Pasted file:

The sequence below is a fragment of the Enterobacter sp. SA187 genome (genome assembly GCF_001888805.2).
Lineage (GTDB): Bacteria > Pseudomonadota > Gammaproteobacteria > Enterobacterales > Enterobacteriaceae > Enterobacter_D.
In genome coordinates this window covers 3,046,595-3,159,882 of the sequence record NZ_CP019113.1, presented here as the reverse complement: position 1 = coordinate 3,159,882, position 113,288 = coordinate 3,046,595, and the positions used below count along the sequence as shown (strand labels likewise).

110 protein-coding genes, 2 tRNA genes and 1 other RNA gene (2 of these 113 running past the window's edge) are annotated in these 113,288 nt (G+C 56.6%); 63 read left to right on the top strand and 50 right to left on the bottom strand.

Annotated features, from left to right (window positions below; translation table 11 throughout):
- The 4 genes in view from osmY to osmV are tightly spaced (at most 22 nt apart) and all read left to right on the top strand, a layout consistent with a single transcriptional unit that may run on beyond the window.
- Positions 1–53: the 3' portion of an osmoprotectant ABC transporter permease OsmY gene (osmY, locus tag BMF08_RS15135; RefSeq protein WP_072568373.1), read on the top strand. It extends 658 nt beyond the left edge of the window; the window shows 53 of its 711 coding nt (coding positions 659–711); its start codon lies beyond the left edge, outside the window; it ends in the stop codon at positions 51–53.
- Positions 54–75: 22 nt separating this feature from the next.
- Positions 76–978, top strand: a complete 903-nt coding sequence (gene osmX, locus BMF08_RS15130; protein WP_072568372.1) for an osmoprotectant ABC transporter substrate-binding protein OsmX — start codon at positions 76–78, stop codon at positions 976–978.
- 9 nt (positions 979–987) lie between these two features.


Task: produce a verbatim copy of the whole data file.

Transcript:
The sequence below is a fragment of the Enterobacter sp. SA187 genome (genome assembly GCF_001888805.2).
Lineage (GTDB): Bacteria > Pseudomonadota > Gammaproteobacteria > Enterobacterales > Enterobacteriaceae > Enterobacter_D.
In genome coordinates this window covers 3,046,595-3,159,882 of the sequence record NZ_CP019113.1, presented here as the reverse complement: position 1 = coordinate 3,159,882, position 113,288 = coordinate 3,046,595, and the positions used below count along the sequence as shown (strand labels likewise).

110 protein-coding genes, 2 tRNA genes and 1 other RNA gene (2 of these 113 running past the window's edge) are annotated in these 113,288 nt (G+C 56.6%); 63 read left to right on the top strand and 50 right to left on the bottom strand.

Annotated features, from left to right (window positions below; translation table 11 throughout):
- The 4 genes in view from osmY to osmV are tightly spaced (at most 22 nt apart) and all read left to right on the top strand, a layout consistent with a single transcriptional unit that may run on beyond the window.
- Positions 1–53: the 3' portion of an osmoprotectant ABC transporter permease OsmY gene (osmY, locus tag BMF08_RS15135; RefSeq protein WP_072568373.1), read on the top strand. It extends 658 nt beyond the left edge of the window; the window shows 53 of its 711 coding nt (coding positions 659–711); its start codon lies beyond the left edge, outside the window; it ends in the stop codon at positions 51–53.
- Positions 54–75: 22 nt separating this feature from the next.
- Positions 76–978, top strand: a complete 903-nt coding sequence (gene osmX, locus BMF08_RS15130; protein WP_072568372.1) for an osmoprotectant ABC transporter substrate-binding protein OsmX — start codon at positions 76–78, stop codon at positions 976–978.
- 9 nt (positions 979–987) lie between these two features.